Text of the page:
Book Review: John Henry Haynes: a photographer and archaeologist in the Ottoman Empire 1881-1900

1 min read

Robert G Ousterhout
Caique Publishing Ltd., £20

A trailblazer of archaeological photography, John Henry Haynes was taught by picturesque landscape painter William Stillman, and this influence shows in his work. Making dramatic use of perspective and shadow, his photographs could be mistaken for watercolours.

Drowsily elegiac scenes range from a silvery sweep of the Tigris at Baghdad, round boats clustered to the fore and a pontoon bridge spanning the hazy background, to a stunning wide view of Roman ruins in the Syrian desert, the delicate lines of tumbled colonnades like pencil sketches. His picture of workers excavating Nippur’s temple courtyard is a masterpiece of light and shade, silhouetted diggers marching like ants across the sunbleached centre. A treat for a lazy afternoon.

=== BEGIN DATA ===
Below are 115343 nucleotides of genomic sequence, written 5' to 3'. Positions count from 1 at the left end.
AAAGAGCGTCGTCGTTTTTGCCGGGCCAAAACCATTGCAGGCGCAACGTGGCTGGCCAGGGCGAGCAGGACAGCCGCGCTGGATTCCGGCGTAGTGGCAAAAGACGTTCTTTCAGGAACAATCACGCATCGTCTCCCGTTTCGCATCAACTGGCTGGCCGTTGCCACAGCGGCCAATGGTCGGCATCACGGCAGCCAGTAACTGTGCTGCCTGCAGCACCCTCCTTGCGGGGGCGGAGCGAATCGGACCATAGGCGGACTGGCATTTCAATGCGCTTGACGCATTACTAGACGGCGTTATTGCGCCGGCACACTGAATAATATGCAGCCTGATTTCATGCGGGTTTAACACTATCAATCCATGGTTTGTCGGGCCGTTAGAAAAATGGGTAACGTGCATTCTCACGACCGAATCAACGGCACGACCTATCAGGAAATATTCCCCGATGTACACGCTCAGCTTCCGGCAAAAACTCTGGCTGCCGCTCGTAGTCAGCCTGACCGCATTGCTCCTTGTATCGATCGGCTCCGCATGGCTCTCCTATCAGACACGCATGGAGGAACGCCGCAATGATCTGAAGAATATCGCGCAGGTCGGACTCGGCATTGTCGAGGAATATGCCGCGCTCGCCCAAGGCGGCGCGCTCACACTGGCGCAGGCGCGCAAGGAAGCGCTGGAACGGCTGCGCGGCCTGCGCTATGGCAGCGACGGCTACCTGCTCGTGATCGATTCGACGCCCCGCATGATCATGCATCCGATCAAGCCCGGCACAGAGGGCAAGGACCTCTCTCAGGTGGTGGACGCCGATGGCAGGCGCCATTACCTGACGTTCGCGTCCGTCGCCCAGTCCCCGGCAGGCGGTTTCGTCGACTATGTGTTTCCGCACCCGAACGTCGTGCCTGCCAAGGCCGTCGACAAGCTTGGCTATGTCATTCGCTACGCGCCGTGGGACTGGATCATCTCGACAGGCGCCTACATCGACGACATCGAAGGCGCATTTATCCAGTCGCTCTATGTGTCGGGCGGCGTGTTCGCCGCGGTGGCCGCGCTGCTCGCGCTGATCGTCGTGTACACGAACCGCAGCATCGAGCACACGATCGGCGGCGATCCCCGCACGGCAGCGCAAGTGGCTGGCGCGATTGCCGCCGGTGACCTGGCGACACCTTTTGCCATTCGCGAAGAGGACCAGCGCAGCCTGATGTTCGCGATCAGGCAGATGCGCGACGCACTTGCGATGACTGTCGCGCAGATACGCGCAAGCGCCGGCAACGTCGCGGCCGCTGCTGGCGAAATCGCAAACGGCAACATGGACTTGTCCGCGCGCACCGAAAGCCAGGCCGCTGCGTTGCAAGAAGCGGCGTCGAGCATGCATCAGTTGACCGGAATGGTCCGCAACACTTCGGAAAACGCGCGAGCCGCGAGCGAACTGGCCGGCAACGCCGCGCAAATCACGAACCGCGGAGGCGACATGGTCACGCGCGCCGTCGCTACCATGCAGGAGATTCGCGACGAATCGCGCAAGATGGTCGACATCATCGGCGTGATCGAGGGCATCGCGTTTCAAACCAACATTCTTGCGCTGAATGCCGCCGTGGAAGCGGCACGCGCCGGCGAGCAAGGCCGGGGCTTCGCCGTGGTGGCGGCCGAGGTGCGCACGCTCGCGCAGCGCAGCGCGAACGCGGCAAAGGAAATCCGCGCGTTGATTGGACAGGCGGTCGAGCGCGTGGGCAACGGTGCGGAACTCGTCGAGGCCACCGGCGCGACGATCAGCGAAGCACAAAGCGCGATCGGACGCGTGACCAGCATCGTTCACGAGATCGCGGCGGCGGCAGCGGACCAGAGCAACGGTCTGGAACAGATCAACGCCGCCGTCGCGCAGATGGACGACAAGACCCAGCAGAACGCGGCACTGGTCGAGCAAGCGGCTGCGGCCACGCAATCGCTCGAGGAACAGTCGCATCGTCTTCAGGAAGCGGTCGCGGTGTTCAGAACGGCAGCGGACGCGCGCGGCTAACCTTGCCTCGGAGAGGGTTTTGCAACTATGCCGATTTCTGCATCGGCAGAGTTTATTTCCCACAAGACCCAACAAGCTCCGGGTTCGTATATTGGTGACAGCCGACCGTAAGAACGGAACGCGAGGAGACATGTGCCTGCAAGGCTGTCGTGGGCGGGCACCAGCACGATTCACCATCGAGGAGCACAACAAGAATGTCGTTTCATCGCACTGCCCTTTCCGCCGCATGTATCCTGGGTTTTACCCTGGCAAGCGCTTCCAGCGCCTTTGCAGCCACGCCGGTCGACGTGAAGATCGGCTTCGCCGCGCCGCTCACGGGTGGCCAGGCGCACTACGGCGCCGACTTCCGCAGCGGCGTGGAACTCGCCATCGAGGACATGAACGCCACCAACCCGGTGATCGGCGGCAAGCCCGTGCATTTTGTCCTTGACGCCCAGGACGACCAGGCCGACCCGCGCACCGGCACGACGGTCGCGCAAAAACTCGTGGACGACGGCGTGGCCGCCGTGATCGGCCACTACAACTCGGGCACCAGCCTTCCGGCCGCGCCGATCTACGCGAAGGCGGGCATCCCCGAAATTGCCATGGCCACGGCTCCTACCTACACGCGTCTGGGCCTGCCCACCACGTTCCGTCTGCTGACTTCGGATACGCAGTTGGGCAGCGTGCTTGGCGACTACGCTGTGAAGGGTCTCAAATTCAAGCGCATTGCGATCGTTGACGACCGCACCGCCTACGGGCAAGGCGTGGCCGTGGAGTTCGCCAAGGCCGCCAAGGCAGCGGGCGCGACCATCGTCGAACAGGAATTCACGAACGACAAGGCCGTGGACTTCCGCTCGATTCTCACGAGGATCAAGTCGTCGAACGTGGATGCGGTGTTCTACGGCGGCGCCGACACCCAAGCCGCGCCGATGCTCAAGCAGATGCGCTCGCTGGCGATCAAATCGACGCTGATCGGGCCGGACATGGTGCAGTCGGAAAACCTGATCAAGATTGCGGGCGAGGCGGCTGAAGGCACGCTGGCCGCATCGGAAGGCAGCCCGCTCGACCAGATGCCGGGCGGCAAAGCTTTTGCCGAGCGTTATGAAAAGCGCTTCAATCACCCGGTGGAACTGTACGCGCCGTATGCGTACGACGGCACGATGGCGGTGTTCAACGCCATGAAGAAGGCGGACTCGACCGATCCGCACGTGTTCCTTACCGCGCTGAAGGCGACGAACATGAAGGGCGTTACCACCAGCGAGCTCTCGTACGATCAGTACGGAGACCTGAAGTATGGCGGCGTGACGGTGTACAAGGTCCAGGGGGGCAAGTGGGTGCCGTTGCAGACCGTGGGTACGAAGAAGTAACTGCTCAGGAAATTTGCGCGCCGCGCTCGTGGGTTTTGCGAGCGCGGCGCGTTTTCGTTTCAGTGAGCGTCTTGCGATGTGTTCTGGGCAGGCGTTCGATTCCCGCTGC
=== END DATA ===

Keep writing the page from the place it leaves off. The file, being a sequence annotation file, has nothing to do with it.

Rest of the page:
This article is an extract from the full article published in World Archaeology Issue 52. Click here to subscribe

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